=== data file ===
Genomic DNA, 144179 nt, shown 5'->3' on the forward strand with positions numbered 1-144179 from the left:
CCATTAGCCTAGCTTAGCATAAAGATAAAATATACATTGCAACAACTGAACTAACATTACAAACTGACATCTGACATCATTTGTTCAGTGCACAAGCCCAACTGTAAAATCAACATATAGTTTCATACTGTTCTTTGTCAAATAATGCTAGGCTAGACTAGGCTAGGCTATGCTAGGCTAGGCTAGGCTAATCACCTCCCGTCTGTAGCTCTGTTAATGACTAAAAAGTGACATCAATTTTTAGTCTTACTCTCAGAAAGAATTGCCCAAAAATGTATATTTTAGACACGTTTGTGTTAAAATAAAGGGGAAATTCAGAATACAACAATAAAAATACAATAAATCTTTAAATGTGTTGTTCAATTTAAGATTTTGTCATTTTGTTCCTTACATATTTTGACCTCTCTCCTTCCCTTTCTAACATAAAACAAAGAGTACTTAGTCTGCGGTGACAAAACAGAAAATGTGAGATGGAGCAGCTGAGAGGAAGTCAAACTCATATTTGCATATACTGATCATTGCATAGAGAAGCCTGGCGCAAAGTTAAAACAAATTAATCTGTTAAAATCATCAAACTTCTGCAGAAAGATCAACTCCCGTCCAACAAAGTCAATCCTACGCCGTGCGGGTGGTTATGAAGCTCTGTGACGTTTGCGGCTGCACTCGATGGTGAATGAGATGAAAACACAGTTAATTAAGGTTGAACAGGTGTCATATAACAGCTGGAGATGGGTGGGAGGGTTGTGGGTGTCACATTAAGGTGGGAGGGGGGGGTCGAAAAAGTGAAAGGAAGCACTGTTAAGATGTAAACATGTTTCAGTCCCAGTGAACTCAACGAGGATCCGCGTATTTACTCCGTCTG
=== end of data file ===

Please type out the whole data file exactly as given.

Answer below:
Genomic DNA, 144179 nt, shown 5'->3' on the forward strand with positions numbered 1-144179 from the left:
CCATTAGCCTAGCTTAGCATAAAGATAAAATATACATTGCAACAACTGAACTAACATTACAAACTGACATCTGACATCATTTGTTCAGTGCACAAGCCCAACTGTAAAATCAACATATAGTTTCATACTGTTCTTTGTCAAATAATGCTAGGCTAGACTAGGCTAGGCTATGCTAGGCTAGGCTAGGCTAATCACCTCCCGTCTGTAGCTCTGTTAATGACTAAAAAGTGACATCAATTTTTAGTCTTACTCTCAGAAAGAATTGCCCAAAAATGTATATTTTAGACACGTTTGTGTTAAAATAAAGGGGAAATTCAGAATACAACAATAAAAATACAATAAATCTTTAAATGTGTTGTTCAATTTAAGATTTTGTCATTTTGTTCCTTACATATTTTGACCTCTCTCCTTCCCTTTCTAACATAAAACAAAGAGTACTTAGTCTGCGGTGACAAAACAGAAAATGTGAGATGGAGCAGCTGAGAGGAAGTCAAACTCATATTTGCATATACTGATCATTGCATAGAGAAGCCTGGCGCAAAGTTAAAACAAATTAATCTGTTAAAATCATCAAACTTCTGCAGAAAGATCAACTCCCGTCCAACAAAGTCAATCCTACGCCGTGCGGGTGGTTATGAAGCTCTGTGACGTTTGCGGCTGCACTCGATGGTGAATGAGATGAAAACACAGTTAATTAAGGTTGAACAGGTGTCATATAACAGCTGGAGATGGGTGGGAGGGTTGTGGGTGTCACATTAAGGTGGGAGGGGGGGGTCGAAAAAGTGAAAGGAAGCACTGTTAAGATGTAAACATGTTTCAGTCCCAGTGAACTCAACGAGGATCCGCGTATTTACTCCGTCTG